The pathophysiology and clinical features of UTO are summarized in Table 313-2. Flank pain, the symptom that most commonly leads to medical attention, is due to distention of the collecting system or renal capsule. Pain severity is influenced more by the rate at which distention develops than by the degree of distention. Acute supravesical obstruction, as from a stone lodged in a ureter (Chap. 312), is associated with excruciating, sometimes intermittent, pain, known as renal colic. This pain often radiates to the lower abdomen, testes, or labia. By contrast, more insidious causes of obstruction, such as chronic narrowing of the UPJ, may produce little or no pain and yet result in total destruction of the affected kidney. Flank pain that occurs only with micturition is pathognomonic of vesicoureteral reflux.
TABLE 313-2Pathophysiology of Bilateral Ureteral Obstruction ||Download (.pdf) TABLE 313-2 Pathophysiology of Bilateral Ureteral Obstruction
|Hemodynamic Effects ||Tubule Effects ||Clinical Features |
↑ Renal blood flow
↓ Medullary blood flow
↑ Vasodilator prostaglandins, nitric oxide
↑ Ureteral and tubule pressures
↑ Reabsorption of Na+, urea, water
Pain (capsule distention)
Oliguria or anuria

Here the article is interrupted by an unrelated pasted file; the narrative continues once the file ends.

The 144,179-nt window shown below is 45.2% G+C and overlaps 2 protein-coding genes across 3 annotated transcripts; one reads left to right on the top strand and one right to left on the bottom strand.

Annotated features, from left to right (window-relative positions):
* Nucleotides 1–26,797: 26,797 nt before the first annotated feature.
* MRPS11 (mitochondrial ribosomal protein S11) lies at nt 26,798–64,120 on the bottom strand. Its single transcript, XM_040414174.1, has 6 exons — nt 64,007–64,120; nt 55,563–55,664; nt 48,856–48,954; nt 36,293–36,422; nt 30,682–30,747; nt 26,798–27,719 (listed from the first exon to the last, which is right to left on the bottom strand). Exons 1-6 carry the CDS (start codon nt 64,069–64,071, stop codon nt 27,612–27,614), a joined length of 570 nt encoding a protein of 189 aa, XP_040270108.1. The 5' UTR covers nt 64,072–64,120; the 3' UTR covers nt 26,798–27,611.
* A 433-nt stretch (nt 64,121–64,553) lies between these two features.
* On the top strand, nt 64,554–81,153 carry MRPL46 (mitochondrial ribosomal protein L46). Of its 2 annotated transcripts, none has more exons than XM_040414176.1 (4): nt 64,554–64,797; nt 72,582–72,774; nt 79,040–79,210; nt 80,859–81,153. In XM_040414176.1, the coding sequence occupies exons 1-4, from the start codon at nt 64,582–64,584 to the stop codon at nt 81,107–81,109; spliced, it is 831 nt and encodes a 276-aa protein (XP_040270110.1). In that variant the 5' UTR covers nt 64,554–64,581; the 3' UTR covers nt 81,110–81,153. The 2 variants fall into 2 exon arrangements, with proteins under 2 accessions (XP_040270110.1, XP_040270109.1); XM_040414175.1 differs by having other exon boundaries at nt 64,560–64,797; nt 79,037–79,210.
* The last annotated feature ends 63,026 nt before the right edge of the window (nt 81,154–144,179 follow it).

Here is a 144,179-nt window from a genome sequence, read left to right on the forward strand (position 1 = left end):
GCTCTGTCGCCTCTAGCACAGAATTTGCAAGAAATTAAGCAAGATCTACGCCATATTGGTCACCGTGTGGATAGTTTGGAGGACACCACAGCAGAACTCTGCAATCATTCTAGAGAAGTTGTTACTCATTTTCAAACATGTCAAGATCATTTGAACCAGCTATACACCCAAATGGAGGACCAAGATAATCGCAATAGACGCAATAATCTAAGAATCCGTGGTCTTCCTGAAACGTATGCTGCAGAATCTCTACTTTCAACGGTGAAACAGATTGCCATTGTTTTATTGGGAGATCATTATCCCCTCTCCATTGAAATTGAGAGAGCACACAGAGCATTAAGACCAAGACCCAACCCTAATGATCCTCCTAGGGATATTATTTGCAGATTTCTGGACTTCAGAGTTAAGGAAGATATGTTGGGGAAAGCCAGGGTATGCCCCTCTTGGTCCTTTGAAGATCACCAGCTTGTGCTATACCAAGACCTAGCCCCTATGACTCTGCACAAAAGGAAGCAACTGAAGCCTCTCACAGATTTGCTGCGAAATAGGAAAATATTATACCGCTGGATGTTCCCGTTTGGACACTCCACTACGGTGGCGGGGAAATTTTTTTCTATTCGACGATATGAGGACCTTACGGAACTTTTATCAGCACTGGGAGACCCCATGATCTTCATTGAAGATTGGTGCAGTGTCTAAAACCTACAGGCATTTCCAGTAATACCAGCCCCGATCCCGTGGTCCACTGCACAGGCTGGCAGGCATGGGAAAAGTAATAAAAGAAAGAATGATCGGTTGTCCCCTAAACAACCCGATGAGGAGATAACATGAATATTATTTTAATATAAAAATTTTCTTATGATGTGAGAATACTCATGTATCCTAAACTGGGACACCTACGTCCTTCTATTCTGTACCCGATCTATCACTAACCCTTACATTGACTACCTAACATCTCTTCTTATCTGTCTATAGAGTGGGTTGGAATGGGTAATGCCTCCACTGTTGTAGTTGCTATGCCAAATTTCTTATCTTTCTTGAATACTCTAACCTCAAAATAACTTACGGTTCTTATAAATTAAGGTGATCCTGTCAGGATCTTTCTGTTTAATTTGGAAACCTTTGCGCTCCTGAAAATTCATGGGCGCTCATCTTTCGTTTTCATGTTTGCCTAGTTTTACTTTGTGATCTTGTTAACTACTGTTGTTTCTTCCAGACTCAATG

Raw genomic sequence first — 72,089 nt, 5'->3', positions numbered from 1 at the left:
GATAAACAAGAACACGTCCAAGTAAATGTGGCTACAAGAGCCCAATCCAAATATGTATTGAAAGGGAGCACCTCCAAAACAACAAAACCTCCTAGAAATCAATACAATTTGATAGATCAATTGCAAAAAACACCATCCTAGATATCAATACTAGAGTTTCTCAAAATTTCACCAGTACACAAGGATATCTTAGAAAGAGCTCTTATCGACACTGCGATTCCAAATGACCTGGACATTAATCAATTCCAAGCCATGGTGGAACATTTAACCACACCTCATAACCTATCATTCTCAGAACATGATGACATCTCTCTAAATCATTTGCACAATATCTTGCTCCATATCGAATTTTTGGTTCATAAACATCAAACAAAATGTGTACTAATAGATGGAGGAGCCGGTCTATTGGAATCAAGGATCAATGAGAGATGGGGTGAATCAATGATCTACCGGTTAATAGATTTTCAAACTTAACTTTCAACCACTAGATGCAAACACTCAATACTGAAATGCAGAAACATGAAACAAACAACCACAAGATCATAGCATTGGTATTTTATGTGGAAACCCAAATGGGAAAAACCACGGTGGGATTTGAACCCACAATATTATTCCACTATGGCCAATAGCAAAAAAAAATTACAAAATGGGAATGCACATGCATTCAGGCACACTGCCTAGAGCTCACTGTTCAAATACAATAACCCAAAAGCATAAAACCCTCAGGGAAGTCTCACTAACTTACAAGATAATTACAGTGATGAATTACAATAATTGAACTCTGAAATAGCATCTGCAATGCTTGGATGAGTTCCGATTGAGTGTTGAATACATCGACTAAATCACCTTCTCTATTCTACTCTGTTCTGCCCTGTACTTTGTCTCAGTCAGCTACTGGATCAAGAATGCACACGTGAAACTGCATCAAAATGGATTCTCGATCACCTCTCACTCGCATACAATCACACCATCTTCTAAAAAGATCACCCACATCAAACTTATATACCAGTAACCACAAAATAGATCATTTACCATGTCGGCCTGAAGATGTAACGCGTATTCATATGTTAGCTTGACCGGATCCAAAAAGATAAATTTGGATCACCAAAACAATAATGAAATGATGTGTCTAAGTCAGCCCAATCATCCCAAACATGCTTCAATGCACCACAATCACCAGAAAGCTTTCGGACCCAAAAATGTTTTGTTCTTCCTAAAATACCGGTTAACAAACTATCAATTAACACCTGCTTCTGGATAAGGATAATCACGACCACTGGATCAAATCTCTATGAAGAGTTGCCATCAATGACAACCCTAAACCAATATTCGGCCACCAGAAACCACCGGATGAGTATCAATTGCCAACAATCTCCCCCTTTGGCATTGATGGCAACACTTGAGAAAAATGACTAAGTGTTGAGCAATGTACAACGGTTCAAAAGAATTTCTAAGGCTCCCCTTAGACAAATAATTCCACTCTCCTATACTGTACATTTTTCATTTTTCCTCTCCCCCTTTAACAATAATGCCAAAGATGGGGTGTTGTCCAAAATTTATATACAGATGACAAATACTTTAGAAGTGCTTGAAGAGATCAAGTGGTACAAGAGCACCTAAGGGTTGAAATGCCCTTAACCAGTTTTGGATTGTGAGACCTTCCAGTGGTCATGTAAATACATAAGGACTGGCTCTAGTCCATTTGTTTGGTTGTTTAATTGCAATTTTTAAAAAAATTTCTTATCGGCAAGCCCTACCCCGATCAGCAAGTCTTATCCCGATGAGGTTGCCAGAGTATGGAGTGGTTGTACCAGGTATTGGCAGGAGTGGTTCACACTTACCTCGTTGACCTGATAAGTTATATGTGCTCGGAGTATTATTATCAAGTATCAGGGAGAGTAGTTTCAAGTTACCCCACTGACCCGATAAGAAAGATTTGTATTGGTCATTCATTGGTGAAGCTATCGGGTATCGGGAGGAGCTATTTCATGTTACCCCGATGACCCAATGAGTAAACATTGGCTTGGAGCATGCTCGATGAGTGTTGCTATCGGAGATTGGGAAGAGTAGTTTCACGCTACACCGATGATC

↓ Renal blood flow
↑ Vasoconstrictor prostaglandins
↑ Renin-angiotensin production
↓ Medullary osmolarity
↓ Concentrating ability
Structural damage; parenchymal atrophy
↓ Transport functions for Na+, K+, H+
Hyperkalemic, hyperchloremic acidosis
|Release of Obstruction |
|Slow ↑ in GFR (variable) || |
↓ Tubule pressure
↑ Solute load per nephron (urea, NaCl)
Natriuretic factors present
Potential for volume depletion and electrolyte imbalance due to losses of Na+, K+, PO42–, Mg2+, and water
Obstruction of urine flow results in an increase in hydrostatic pressures proximal to the site of obstruction. It is this buildup of pressure that leads to the accompanying pain, the distention of the collecting system in the kidney, and elevated intratubular pressures that initiate tubular dysfunction. In the first days of obstruction, the dilatation of the poorly compliant collecting system may be minimal. As the increased hydrostatic pressure is expressed in the urinary space of the glomeruli, further filtration decreases or stops completely.